The Global Peace Index uses a detailed and well founded methodology to compare the peacefulness of nations. Founded by Australian entrepreneur and philanthropist, Steve Killelea, it forms part of the Institute for Economics and Peace, a global think tank dedicated to the research and education of the relationship between economics, business and peace.
Besides the rankings and detailed scores published on the Vision of Humanity website there is a detailed annual report, written in cooperation with the Economist Intelligence Unit. As the 2008 report says (p. 3)
The concept of peace is notoriously difficult to define. The simplest way of approaching it is in terms of harmony achieved by the absence of war or conflict. Applied to nations, this would suggest that those not involved in violent conflicts with neighbouring states or suffering internal wars would have achieved a state of peace. This is what Johan Galtung defined as a “negative peace” – an absence of violence. The concept of negative peace is immediately intuitive and empirically measurable, and can be used as a starting point to elaborate its counterpart concept, “positive peace”: having established what constitutes an absence of violence, is it possible to identify which structures and institutions create and maintain peace? The Global Peace Index is a first step in this direction; a measurement of peace that seeks to determine what cultural attributes and institutions are associated with states of peace.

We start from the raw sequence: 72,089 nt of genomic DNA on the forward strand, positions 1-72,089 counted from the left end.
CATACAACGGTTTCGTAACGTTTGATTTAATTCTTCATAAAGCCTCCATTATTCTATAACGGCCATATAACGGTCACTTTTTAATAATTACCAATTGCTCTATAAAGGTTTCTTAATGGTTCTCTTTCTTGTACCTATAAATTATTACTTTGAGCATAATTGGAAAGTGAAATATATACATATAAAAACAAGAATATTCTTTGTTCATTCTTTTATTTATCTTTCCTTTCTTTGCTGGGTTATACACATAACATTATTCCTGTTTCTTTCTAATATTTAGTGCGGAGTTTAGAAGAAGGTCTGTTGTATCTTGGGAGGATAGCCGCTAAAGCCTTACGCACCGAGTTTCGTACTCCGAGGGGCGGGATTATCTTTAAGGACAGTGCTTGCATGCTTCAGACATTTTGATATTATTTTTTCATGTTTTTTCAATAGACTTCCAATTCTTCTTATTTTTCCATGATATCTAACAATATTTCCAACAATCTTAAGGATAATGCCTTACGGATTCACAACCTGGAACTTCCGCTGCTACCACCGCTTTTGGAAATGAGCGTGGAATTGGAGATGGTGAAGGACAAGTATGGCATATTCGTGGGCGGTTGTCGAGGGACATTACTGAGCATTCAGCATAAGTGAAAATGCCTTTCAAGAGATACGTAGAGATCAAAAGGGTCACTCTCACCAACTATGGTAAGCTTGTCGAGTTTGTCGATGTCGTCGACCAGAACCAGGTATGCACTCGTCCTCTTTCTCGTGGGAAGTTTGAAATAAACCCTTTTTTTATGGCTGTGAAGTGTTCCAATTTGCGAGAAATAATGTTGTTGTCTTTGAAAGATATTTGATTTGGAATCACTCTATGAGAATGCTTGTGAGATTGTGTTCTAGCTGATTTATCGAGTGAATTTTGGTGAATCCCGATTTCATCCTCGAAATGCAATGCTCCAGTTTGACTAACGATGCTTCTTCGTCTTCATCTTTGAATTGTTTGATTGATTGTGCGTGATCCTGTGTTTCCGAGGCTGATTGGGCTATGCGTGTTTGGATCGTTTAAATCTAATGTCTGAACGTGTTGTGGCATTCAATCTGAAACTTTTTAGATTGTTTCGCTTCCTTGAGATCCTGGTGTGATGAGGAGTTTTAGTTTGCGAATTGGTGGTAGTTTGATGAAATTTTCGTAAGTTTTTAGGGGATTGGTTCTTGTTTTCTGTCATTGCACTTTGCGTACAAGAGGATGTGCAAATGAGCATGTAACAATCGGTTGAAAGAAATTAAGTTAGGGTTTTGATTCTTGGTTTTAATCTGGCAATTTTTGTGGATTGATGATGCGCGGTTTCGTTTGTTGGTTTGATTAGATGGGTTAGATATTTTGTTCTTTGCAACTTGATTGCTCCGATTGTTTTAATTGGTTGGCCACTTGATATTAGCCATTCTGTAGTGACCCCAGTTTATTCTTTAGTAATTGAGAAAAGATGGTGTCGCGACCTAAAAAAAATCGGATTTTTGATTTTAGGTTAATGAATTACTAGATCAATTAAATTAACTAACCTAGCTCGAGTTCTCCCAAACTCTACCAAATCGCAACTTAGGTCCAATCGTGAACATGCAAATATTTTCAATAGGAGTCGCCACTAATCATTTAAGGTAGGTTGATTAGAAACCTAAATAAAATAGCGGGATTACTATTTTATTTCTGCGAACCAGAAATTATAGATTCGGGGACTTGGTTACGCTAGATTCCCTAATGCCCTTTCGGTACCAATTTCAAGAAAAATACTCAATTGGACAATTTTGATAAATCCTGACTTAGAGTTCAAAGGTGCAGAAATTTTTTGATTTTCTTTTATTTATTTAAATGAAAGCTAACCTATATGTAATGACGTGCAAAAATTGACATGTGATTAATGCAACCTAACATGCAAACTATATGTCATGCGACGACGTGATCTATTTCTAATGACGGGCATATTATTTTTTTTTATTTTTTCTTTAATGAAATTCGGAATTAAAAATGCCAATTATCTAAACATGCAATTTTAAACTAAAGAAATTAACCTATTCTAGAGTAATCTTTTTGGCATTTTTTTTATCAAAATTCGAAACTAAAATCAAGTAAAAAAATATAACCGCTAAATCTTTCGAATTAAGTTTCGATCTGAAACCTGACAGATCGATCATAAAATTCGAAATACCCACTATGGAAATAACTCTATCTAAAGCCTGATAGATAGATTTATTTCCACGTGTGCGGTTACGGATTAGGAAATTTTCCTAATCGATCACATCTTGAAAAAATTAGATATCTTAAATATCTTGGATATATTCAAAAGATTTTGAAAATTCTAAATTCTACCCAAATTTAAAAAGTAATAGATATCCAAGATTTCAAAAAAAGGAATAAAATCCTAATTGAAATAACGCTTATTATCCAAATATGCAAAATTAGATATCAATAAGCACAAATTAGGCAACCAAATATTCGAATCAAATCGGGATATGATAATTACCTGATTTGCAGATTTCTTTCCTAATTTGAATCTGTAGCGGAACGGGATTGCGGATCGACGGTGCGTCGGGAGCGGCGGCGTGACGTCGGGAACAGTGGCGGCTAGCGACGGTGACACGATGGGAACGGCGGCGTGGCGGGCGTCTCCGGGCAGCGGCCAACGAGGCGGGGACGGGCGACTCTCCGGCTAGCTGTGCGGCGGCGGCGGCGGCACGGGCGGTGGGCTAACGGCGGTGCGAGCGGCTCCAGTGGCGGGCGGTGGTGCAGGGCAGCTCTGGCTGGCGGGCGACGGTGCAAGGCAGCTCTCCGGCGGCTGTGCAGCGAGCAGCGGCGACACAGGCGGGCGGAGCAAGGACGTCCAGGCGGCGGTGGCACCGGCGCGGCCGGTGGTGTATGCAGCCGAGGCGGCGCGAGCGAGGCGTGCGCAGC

Internally, Australia is a peaceful nation. But it does have a sophisticated military capability, is a some risk of terrorism, and has a high level of involvement in UN peacekeeping and in regional task forces (East Timor, the Solomons) as well as other less peaceful foreign military activities (Iraq, Afghanistan). Setting asides whether they are good nor not, these things do push down Australia’s ranking under the GPI to 27th on the list of 140 nations and just inside the top 20%. The 26 countries ahead of Australia are the following:
I find it disconcerting that Australia cannot be at least as peaceful as Canada.
Global Peace Index Rankings 2008
The list of the least peaceful nations is, sadly, unsuprising: Russia, Lebanon, North Korea,Central African Republic, Chad, Israel, Afghanistan, Sudan, Somalia, Iraq.
Australia has increased its overall score for peacefulness, despite increases in incarceration and the importation of conventional weapons. It is too early to see the effects of the Rudd Government’s foreign policy on Australia’s peacefulness. Possibly Australia will move up the index as it withdraws from foreign conflicts. Some of our neighbours, especially Indonesia, have become more peaceful, auguring well for Australia’s peace.